Beyond the Body

Recently, I wrote about the struggle of explaining to new people what it is I do in a way that speaks the breadth and depth of my experiences and the field of dance. This morning via Facebook, this article by Shawn Lent came across my phone and my wheels have been turning ever since.

I have before written about the “Underdogs”- those that find the unconventional paths in dance and how we can rally and support each other. Now, though, my mind further turns to education- the environments that teach about dance but often short change the potential for dance in terms broader than stage and studio.

I realize much of one’s purpose in life isn’t taught or directed in a classroom. In theory, it is the content, the experiences, and the interactions that lead to what my grandmother would call, “all part of life’s rich pattern”. But there are threads and stitches that can be at the very least, made visible for those ready to admire or those not ready to at least know they exist.

Choreographers in college programs are often encouraged to work in liberation of how dance has been made in the past but this usually deals with form and structure, maybe content, not usually function, purpose, and social potential.  We are always asking for innovation in choreographic terms, but what about in dance theory courses. And does it really make for these experiences to be taught in isolation of each other anyway?

When do we put the “how” down for a while and get back to the “why” of art-making?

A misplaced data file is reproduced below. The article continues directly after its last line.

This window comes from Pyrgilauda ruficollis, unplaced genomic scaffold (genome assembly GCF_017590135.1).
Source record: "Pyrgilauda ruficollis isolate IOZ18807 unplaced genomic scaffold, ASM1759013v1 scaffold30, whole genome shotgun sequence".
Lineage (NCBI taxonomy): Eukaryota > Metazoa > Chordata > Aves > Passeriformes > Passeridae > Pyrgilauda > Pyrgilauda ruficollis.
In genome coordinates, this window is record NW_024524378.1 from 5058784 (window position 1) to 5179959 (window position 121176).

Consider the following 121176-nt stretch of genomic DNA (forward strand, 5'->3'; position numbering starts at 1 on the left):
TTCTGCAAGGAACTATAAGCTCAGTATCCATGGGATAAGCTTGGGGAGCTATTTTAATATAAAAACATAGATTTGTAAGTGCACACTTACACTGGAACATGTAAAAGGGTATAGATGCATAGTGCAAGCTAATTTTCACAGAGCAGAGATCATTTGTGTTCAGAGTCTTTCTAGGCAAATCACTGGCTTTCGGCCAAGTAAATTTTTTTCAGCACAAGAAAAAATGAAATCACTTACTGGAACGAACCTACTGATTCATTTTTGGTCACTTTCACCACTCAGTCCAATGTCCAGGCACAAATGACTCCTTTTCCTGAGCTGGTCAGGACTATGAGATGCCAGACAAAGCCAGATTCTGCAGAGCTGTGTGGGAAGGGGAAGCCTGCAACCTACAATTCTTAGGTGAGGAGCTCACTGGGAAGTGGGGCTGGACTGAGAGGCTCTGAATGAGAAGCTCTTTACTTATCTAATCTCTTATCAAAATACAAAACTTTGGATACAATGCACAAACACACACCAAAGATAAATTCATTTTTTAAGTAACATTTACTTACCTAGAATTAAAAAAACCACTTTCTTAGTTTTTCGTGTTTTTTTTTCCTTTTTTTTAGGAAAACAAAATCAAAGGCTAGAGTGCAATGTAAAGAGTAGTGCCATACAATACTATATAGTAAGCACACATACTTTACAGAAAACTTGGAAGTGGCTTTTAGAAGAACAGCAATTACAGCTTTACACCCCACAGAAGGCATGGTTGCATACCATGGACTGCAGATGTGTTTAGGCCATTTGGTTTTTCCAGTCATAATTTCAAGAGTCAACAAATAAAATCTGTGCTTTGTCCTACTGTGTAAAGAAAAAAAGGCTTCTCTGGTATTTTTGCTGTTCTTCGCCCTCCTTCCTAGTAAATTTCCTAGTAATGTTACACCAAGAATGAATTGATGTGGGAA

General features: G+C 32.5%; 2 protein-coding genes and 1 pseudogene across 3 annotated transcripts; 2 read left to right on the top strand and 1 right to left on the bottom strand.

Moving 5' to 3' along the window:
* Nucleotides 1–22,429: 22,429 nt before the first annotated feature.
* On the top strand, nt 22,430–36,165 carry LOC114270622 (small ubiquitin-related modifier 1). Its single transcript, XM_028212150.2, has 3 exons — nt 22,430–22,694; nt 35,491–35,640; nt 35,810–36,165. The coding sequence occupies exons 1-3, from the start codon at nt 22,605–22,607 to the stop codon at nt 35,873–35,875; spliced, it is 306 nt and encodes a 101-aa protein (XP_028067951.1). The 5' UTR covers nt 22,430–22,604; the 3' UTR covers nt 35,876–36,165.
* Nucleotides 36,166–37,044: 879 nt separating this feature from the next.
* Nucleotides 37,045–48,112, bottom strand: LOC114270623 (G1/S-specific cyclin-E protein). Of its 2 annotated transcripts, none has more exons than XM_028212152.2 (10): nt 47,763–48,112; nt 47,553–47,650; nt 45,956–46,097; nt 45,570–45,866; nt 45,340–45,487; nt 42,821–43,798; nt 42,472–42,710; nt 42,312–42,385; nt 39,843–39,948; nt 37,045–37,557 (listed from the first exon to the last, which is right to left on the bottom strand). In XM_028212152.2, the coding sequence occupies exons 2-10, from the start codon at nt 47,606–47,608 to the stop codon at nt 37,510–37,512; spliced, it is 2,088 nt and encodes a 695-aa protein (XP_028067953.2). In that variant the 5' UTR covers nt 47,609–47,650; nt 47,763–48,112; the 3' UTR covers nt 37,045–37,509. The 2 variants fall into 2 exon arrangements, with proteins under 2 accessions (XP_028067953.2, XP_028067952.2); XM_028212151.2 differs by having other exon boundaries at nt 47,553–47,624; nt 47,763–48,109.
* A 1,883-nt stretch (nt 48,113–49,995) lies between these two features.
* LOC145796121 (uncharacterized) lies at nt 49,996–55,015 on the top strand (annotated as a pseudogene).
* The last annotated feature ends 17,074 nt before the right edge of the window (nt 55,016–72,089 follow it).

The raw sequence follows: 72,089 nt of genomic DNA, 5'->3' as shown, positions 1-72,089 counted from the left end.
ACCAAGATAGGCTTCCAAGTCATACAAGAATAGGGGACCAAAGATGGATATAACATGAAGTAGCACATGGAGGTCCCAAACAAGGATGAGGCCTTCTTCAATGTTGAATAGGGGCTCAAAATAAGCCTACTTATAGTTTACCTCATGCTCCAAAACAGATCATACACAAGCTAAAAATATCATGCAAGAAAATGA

A few years ago, while directing the dance minor program at a liberal arts college, I taught at a festival for high school students. An MFA candidate from my alma mater was also there and asked if I wished I was teaching dance majors. My response was easy- no. I explained my philosophy of dance and how I feel compelled to educate everyone on how dance serves their lives, their studies, and their relationships. I liked that dance minors weren’t all “dancers” but committed to applying dance to their other areas of studies and were taking risks in the studio and in the community through dance. The MFA candidate’s response was that he thought that was very “responsible” of me.


But where should the responsibility be placed to bring new pathways to dance students?

And what is the responsibility of art in the first place?

Maybe it is because of the guest teaching I have been doing this summer and the fact I have been blurring lines between coaching performance, teaching technique, and introducing composition to teen dancers. We are working in sophisticated ways out of the typical teen-dance norm. And they have been brilliant.

But it leads me to think…..

  • Why are most guest artists technicians or choreographers….why not include more dance theorists, experts in pedagogy, community engagement (for real), thinkers, do-ers, writers,…..practitioners.
  • Or, instead of having these people come in and talk or lecture, put them into practice. Give practical examples of what their work is like.
  • Why not partner with other departments? Treat arts departments like humanities and explore communication and human experience through artistic disciplines. Collaborate with non-arts departments to examine how the same problem could be solved or examined through two or more lenses. Compare and contrast the outcomes.

There are so many possibilities beyond and including the stage and studio. I am bored with the labels, the singular visions, the bottom line to determining value being how to neatly describe something in a couple words, so that the funding will come and the product can be showcased.

I don’t know….

Let’s just go blur some more lines.